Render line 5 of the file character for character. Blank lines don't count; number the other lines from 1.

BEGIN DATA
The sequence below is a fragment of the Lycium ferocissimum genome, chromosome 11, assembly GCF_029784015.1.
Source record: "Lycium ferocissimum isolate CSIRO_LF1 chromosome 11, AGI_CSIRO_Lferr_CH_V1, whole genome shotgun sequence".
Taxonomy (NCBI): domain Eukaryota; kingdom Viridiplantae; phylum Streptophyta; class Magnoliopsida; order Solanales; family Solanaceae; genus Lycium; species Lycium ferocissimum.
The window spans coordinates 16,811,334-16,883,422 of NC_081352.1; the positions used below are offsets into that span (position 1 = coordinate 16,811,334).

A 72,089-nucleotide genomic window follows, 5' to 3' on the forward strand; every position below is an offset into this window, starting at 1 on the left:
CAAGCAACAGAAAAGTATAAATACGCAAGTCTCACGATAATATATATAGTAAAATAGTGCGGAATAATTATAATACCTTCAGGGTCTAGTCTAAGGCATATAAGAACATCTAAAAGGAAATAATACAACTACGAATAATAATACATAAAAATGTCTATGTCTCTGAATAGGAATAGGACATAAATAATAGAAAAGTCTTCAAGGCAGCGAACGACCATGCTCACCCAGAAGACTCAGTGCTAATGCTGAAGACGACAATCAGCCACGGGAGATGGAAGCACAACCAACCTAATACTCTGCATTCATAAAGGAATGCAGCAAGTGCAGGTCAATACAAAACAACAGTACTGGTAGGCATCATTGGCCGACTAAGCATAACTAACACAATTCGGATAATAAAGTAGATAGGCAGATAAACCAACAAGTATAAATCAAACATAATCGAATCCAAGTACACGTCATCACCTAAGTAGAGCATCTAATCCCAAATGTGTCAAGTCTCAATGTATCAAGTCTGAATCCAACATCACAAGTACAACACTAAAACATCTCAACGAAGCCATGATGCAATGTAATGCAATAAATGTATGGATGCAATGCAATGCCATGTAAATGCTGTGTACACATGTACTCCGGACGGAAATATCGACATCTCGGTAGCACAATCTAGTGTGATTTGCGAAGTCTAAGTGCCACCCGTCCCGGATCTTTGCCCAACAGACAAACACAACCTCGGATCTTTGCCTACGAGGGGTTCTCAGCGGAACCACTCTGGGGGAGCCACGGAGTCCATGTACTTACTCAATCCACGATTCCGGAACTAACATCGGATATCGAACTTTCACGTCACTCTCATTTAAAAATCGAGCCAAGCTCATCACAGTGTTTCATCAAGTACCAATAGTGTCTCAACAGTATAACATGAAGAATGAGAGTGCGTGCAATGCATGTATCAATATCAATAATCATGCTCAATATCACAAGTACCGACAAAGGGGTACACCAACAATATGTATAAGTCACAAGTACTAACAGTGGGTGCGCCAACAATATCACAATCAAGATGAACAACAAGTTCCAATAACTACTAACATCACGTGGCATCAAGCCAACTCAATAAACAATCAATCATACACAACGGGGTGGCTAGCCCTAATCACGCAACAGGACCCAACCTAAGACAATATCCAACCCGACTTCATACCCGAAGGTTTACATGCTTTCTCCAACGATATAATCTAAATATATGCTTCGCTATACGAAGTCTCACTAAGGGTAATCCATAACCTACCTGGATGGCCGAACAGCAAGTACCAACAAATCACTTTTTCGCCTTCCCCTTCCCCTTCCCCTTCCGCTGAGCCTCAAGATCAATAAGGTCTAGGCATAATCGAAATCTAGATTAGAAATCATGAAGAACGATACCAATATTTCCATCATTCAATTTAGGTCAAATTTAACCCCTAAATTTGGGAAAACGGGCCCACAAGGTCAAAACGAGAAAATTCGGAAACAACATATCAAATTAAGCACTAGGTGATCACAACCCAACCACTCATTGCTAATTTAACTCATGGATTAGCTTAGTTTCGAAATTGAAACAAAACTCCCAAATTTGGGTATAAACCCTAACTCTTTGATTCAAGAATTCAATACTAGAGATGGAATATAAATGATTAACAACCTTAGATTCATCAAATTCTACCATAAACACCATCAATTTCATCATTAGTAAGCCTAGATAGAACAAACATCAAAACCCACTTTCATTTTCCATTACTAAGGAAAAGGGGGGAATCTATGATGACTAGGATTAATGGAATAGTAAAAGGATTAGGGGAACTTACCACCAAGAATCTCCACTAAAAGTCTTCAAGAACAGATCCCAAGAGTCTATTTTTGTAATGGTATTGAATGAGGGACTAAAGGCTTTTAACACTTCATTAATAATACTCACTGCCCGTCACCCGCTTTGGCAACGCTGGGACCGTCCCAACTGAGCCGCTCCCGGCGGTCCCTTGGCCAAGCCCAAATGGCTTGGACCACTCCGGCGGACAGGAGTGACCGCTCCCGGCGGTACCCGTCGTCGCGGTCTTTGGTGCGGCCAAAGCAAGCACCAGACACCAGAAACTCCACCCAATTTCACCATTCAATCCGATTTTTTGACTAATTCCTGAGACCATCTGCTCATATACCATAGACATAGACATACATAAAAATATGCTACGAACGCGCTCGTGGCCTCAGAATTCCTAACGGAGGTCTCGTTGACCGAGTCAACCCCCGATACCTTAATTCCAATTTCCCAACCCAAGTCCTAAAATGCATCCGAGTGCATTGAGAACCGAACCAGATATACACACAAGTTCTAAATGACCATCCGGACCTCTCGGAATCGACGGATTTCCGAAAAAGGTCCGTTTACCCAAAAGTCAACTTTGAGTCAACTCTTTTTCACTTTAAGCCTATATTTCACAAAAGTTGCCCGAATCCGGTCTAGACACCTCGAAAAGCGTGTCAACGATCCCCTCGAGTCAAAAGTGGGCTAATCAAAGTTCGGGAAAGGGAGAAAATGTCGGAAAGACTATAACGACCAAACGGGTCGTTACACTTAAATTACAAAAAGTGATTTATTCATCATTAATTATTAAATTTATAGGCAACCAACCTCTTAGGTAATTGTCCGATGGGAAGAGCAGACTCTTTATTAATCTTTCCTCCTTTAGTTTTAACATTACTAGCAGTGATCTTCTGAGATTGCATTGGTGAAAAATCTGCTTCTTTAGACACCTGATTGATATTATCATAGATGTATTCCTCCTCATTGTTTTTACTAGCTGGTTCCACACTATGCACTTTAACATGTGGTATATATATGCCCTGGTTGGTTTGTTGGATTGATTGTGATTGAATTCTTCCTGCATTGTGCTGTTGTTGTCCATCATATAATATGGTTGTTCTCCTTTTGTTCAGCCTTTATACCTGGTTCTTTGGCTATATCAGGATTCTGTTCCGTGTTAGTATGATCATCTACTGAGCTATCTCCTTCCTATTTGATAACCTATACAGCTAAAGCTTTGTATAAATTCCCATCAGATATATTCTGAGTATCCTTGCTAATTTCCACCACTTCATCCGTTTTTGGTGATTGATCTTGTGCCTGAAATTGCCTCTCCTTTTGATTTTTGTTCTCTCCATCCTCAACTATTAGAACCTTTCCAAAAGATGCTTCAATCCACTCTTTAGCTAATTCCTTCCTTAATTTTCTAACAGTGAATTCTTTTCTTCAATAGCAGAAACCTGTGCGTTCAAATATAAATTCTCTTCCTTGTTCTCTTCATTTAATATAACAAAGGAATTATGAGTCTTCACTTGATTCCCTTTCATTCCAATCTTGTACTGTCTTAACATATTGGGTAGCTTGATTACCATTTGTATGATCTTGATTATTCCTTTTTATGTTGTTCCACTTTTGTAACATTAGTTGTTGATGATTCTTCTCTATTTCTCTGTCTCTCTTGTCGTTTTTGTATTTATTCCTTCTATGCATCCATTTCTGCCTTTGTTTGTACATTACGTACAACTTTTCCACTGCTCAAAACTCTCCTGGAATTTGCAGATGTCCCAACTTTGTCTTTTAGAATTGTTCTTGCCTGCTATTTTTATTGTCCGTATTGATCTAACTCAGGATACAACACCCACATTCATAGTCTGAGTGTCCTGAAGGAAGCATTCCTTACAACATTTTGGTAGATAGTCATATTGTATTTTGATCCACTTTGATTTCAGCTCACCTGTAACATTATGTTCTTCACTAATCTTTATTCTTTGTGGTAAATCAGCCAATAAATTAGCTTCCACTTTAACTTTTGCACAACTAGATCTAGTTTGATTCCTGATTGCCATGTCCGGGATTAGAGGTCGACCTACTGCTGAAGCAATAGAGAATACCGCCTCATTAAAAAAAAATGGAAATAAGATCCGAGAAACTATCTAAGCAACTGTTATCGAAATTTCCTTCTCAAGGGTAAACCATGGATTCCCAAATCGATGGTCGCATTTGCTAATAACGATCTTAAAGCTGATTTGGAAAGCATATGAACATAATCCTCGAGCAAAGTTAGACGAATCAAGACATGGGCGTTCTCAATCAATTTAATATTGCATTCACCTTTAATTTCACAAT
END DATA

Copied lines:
A 72,089-nucleotide genomic window follows, 5' to 3' on the forward strand; every position below is an offset into this window, starting at 1 on the left: